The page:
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Language Development through Sensitive Mother-Child Information Exchange

A newborn baby reacts sensitively to the mother's cooing and rhythm of her voice as though s/he is being pulled in. I have discussed in a previous message how the infant slowly adjusts his/her hand movements to adjust to the rhythms of the mother, called "entrainment", and how this eventually leads to the development of language. Today, I would like to expand on this and discuss, in more detail, the development that continues after the first signs of communication appear.

The baby must be nursed for him/her to develop. When being nursed, the baby sucks on the nipple and there is a definite pattern of sucking and resting which only the baby can control. It almost seems as though the resting action of the baby seems to be somewhat of an expectation for the mother to react. Naturally, when the baby is resting, the mother turns her attention to the baby and rocks the baby while perhaps speaking in a soft voice or imitating the baby's coos. If the mother is nursing by bottle, the mother will shift the nipple of the bottle in the baby's mouth or juggles the bottle a little, similarly paying attention to the baby. The baby, satisfied, resumes sucking.

Around the eighth week, the baby will begin to demand this juggling and attention from the mother by repeatedly coming away from the nipple and making cooing sounds. This repetition of the baby's actions and the mother's reactions are very important functions for the mother-child interaction process.

The baby's cooing will become more distinct and active by the twelfth week and the mother's imitations will also begin to sound more playful. If the mother does not react to her baby's first cooing, the baby will coo two or three times in succession to get the mother's attention.

The mother's "answering" of the baby's cooing is quite natural and is called the "echo call". This interaction is critical in the development of language in the child. The imitation of each other is the first step of this social interaction.

At around three or four months of age, the mother's cooing echoes are not words, but resembles the sounds made by the baby. However, this collection of vowel sounds are not just random sounds the mother is making, but rather, imitations of the sounds the baby is making. In turn, the baby soon begins to imitate the sounds of the mother, until at around four months, the baby is said to be able to imitate the mother at about a fifty percent accuracy rate. Of course, this is an indication of the mother's love for her child, which the child is most certainly able to recognize. This fills the infant with the "joie de vivre" that I have talked about in previous messages, and these cooing sounds are referred to as indications of pleasure.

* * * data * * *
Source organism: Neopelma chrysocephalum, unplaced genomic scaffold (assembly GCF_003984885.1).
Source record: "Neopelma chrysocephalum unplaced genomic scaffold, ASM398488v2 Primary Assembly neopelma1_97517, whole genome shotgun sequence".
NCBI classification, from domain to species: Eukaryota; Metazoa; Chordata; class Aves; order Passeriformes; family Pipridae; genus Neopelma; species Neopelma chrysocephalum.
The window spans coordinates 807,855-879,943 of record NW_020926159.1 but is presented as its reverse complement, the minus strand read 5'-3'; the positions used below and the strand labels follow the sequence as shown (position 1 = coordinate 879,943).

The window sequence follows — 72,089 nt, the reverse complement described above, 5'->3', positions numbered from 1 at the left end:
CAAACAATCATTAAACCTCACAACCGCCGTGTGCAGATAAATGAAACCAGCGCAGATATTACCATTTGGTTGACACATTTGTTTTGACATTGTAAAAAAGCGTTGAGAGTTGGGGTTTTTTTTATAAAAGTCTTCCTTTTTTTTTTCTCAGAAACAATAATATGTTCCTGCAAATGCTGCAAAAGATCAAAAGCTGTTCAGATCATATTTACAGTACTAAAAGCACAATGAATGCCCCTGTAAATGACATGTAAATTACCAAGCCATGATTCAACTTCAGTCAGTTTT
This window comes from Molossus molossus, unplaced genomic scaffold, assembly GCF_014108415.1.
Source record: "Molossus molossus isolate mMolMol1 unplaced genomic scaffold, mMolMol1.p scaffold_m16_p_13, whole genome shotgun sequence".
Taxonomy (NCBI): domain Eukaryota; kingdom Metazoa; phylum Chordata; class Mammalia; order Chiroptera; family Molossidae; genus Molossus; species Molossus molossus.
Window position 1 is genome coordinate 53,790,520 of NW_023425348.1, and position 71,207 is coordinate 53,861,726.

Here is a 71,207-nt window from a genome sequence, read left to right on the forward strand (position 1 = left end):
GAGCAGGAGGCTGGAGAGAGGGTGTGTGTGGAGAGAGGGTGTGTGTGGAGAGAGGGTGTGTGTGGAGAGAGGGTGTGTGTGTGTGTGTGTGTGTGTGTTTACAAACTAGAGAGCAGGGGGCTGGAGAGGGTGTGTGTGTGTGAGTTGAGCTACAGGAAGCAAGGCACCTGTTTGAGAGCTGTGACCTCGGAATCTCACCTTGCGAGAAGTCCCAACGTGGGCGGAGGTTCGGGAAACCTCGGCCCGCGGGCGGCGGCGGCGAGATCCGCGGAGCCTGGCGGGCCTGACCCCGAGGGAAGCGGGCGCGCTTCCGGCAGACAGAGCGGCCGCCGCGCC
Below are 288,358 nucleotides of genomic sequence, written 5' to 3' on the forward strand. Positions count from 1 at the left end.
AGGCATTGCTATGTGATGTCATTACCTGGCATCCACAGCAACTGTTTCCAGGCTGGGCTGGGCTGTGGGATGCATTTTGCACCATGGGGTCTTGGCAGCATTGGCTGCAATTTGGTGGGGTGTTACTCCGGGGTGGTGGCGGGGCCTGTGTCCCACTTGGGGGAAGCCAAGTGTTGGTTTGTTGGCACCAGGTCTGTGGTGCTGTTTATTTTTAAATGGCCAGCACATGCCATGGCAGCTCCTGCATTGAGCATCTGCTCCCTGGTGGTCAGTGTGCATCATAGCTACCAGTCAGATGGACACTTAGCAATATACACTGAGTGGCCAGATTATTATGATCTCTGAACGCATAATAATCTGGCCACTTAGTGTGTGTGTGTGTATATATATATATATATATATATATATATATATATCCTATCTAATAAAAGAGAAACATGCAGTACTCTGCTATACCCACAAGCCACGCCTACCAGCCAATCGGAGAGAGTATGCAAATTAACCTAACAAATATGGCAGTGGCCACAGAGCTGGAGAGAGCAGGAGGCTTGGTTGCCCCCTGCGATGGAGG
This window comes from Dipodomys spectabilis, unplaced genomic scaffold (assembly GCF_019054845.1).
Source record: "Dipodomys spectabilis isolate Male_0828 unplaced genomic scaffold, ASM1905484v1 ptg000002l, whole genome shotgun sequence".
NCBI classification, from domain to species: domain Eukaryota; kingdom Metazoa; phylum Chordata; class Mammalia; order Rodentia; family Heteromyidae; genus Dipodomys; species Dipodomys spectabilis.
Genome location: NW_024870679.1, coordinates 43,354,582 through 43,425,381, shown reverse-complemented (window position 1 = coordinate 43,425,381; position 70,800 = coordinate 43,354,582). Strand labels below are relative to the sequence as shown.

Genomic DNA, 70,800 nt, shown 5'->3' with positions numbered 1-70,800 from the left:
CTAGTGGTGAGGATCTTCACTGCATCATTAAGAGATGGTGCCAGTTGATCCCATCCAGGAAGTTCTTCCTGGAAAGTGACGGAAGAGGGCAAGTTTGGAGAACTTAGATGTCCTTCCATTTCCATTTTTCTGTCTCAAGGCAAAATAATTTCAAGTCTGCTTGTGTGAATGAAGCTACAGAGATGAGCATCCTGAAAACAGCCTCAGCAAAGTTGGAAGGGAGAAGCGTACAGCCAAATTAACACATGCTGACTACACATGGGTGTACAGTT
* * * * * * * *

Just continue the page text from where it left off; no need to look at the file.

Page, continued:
The first cooings between mother and child begin to develop into words as the mother and child continue to communicate in such a way and the child begins to cognitively recognize certain words with their corresponding objects. The mother and child interact naturally in this way according to the various settings of daily life. The mother, unconsciously, speaks in an exaggerated tone and with a higher intonation than she would with her husband or any other adults. This exaggerated and comforting speech is called "motherese". Although the name motherese implies that the mother is doing the speaking, fathers often use the same tone of voice when talking to their babies and thus, this is not a gender specific "language", but rather a "language" used with babies by adults.

During these interactions, the mother and baby seem to be in a similar state of mind and are sharing some kind of important cognitive as well as emotional information. Each word voiced by the mother, is then, absorbed by the baby and eventually is learned.

Thus, the first rhythmical exchanges of sucking and rocking are critical in the development of cooing and imitating between the mother and the child. The child is being initiated into the world where warmth, communication and exchange of information are the foundations of personal relations, first in the family and eventually in the larger society.
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